Networking & Content Delivery

Using Bring Your Own IP Addresses (BYOIP) with Global Accelerator

AWS Global Accelerator is a network service that routes incoming network traffic over the AWS global network to multiple AWS Regions in order to improve performance and availability for your global applications. It makes use of our collection of edge locations and our congestion-free global network to direct traffic based on application health, network health, and the geographic locations of your users. It provides a set of static Anycast IP addresses that are announced from multiple AWS locations (read New – AWS Global Accelerator for Availability and Performance to learn a lot more). The incoming TCP or UDP traffic can be routed to an Application Load Balancer (public or private), Network Load Balancer, private EC2 Instances, or to an Elastic IP Address.

Background of BYOIP:

Many of our customers have applications that use static public IP addresses. These are trusted IP addresses that are used by their partners and customers in firewall whitelists. AWS has previously released Bring Your Own IP (BYOIP) feature for EC2 Elastic IPs to address challenges related to IP address changes during cloud migration. We are now extending this feature to AWS Global Accelerator. With this feature, you can now configure your accelerator to use Public IPv4 addresses from your own address range instead of using the Global Accelerator-provided static IP addresses.

This feature allows you to migrate your applications to AWS without requiring your partners and customers to change their IP address whitelists. This is useful for telecommunications and Voice over Internet Protocol (VoIP) applications where customers whitelist an IP address range for their VoIP provider. Some legacy applications or IoT devices have hardcoded IP address dependencies. Bring Your Own IP enables you to migrate such applications to AWS and use Global Accelerator to improve your application availability and route traffic to the endpoint that provides the best application performance

This blog post walks you through how to bring your Public IPv4 addresses to use with Global Accelerator.

Preparing your IP address ranges:

The process for preparing your IP Addresses is similar to BYOIP on EC2, with some small differences. Key requirements to Bring Your Own IP Address (BYOIP) for Global Accelerator are:

  1. Currently only IPv4 is supported.
  2. Length of the IP address ranges must be a /24.
  3. IP addresses must be registered to a business/institution via your regional internet registry (RIR), such as the American Registry for Internet Numbers (ARIN), Réseaux IP Européens Network Coordination Centre (RIPE), or Asia-Pacific Network Information Centre (APNIC).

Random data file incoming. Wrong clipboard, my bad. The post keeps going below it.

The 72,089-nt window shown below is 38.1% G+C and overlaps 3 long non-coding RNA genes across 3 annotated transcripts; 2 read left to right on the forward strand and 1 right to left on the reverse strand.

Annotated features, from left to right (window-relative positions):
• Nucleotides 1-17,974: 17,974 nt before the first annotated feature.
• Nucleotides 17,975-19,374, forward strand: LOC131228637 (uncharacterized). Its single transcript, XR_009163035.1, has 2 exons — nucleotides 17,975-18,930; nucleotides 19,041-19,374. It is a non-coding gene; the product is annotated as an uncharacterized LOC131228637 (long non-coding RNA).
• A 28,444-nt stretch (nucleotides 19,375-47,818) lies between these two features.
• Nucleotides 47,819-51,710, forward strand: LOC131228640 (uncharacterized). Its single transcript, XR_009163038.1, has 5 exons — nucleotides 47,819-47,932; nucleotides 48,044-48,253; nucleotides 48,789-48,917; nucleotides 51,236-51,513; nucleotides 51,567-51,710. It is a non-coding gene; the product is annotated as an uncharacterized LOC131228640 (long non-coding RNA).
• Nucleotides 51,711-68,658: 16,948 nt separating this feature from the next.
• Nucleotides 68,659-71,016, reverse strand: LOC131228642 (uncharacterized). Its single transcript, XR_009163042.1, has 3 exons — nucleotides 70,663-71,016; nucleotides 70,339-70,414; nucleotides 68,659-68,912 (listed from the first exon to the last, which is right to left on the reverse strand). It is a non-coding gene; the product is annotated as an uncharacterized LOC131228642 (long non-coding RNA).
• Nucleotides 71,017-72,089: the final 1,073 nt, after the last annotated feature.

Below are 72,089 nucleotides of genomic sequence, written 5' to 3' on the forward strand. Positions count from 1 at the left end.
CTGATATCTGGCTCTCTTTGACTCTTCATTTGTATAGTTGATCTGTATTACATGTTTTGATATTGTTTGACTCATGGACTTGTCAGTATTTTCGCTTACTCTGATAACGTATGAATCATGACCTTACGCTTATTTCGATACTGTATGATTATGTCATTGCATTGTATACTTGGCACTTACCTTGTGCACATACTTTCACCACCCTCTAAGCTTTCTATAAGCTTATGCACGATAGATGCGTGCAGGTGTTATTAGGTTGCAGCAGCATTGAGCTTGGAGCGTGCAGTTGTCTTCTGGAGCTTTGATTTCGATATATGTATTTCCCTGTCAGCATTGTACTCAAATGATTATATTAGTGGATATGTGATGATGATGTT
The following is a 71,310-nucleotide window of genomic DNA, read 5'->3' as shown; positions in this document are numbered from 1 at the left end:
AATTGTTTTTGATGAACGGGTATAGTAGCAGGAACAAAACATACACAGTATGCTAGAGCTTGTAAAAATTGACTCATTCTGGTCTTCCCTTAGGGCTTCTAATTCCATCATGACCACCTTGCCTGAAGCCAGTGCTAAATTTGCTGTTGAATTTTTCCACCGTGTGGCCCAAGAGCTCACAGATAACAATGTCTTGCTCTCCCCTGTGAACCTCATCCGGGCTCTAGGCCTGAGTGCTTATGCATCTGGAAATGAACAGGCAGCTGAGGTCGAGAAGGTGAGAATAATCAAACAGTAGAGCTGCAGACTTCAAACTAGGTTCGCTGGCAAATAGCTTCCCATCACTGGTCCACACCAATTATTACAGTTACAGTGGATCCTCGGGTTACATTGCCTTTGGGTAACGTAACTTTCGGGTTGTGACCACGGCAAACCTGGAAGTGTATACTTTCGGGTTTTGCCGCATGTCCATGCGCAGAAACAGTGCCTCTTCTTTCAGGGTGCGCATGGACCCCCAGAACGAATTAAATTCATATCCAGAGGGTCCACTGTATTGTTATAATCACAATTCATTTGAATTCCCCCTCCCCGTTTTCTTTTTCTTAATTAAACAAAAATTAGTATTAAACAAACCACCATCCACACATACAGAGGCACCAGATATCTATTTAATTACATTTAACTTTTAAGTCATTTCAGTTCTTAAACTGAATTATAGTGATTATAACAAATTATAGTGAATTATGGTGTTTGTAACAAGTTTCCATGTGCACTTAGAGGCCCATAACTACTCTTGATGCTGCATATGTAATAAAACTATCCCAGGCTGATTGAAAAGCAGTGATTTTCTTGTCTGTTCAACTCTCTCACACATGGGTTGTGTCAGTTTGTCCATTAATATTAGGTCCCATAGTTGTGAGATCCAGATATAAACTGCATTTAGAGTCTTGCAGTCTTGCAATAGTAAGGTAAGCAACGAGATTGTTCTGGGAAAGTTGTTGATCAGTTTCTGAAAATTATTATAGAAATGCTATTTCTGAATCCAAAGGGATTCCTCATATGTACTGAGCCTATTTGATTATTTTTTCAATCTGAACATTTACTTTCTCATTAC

4. IP Address allocation from regional internet registries (RIR) must be one of following:
    • APNIC: “ALLOCATED PORTABLE” and “ASSIGNED PORTABLE” allocation statuses
    • ARIN: “Direct Allocation” and “Direct Assignment” network types
    • RIPE: “ALLOCATED PA”, “LEGACY”, and “ASSIGNED IP” allocation statuses

Step 1: Create a ROA object

You must provide proof of the ownership of IP ranges and authorization to bring and advertise IP addresses via AWS. To authorize AWS to advertise IP addresses, Route Origin Authorization (ROA) must be used. A ROA is a cryptographically signed object with the following key information in it:

Note: In this blog, we use as an example.

  • The AS Number that is authorized (i.e. Amazon ASN 16509)
  • The prefix that must be originated from the AS supplied above (e.g.
  • The Maximum length of the prefix (i.e. /24)

You can read more details and submit the request for ROAs here:

Step 2: Create a self-signed X509 certificate

Since ROAs do not specify your AWS Account #, we must authorize the request via RDAP (Registration Data Access Protocol) records in your RIR. The following steps describe how to perform these tasks:

  • Generate an RSA 2048-bit key pair. Example command: openssl genrsa -out private.key 2048
  • Create a public X509 certificate from the key pair. Example command that generates a certificate with 365 days expiry: openssl req -new -x509 -key private.key -days 365 | tr -d "\n" > publickey.cer

Please note the days specified in above example is the duration that this certificate can be trusted. This certificate is only needed during provisioning process and can be deleted after successful provisioning

  • Update RDAP records in for your RIR using the X509 certificate generated in above step. You must include —–BEGIN CERTIFICATE—– and —–END CERTIFICATE—– from the certificate.
    • For ARIN: add the certificate in the Public Comments section for your IP Address range.
    • For RIPE: add the certificate as a new descr field for your IP Address range.
    • For APNIC: send the public key via email to, the APNIC authorized contact for the IP Addresses, to request that they manually add it to the remarks field.

Step 3: Create a signed authorization message

Once above steps are completed, now you are ready to create Signed Authorization Message to allow Amazon to advertise IP CIDRs. The format of the message is as follows:


YYYYMMDD is the expiration date of the message. The only values that you must supply are AWS account, address-range, and YYYYMMDD.

In our example, the message content would be following:


You can store the message in a variable, which can be reused later. Example command for following


You use this variable to sign the message using the key pair that was generated in Step-2 and store again in a variable that you can use later in AWS CLI commands to provision address ranges.